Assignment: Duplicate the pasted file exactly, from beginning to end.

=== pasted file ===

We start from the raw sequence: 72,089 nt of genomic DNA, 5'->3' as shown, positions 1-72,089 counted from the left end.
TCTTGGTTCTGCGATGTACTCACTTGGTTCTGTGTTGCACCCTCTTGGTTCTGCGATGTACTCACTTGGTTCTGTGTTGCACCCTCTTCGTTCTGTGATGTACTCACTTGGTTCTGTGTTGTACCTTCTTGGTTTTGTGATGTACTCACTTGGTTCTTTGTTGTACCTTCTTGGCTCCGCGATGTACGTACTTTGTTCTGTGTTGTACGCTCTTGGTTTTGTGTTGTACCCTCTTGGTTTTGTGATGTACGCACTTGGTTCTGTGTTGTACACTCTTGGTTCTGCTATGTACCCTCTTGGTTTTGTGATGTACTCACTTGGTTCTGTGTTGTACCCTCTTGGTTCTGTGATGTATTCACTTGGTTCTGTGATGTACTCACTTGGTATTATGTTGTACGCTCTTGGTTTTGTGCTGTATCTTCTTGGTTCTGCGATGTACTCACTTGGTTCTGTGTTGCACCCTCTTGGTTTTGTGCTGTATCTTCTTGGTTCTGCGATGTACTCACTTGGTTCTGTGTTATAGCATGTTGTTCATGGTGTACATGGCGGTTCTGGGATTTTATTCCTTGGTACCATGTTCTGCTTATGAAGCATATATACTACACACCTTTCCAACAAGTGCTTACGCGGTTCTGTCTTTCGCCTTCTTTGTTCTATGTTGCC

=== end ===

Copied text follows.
We start from the raw sequence: 72,089 nt of genomic DNA, 5'->3' as shown, positions 1-72,089 counted from the left end.
TCTTGGTTCTGCGATGTACTCACTTGGTTCTGTGTTGCACCCTCTTGGTTCTGCGATGTACTCACTTGGTTCTGTGTTGCACCCTCTTCGTTCTGTGATGTACTCACTTGGTTCTGTGTTGTACCTTCTTGGTTTTGTGATGTACTCACTTGGTTCTTTGTTGTACCTTCTTGGCTCCGCGATGTACGTACTTTGTTCTGTGTTGTACGCTCTTGGTTTTGTGTTGTACCCTCTTGGTTTTGTGATGTACGCACTTGGTTCTGTGTTGTACACTCTTGGTTCTGCTATGTACCCTCTTGGTTTTGTGATGTACTCACTTGGTTCTGTGTTGTACCCTCTTGGTTCTGTGATGTATTCACTTGGTTCTGTGATGTACTCACTTGGTATTATGTTGTACGCTCTTGGTTTTGTGCTGTATCTTCTTGGTTCTGCGATGTACTCACTTGGTTCTGTGTTGCACCCTCTTGGTTTTGTGCTGTATCTTCTTGGTTCTGCGATGTACTCACTTGGTTCTGTGTTATAGCATGTTGTTCATGGTGTACATGGCGGTTCTGGGATTTTATTCCTTGGTACCATGTTCTGCTTATGAAGCATATATACTACACACCTTTCCAACAAGTGCTTACGCGGTTCTGTCTTTCGCCTTCTTTGTTCTATGTTGCC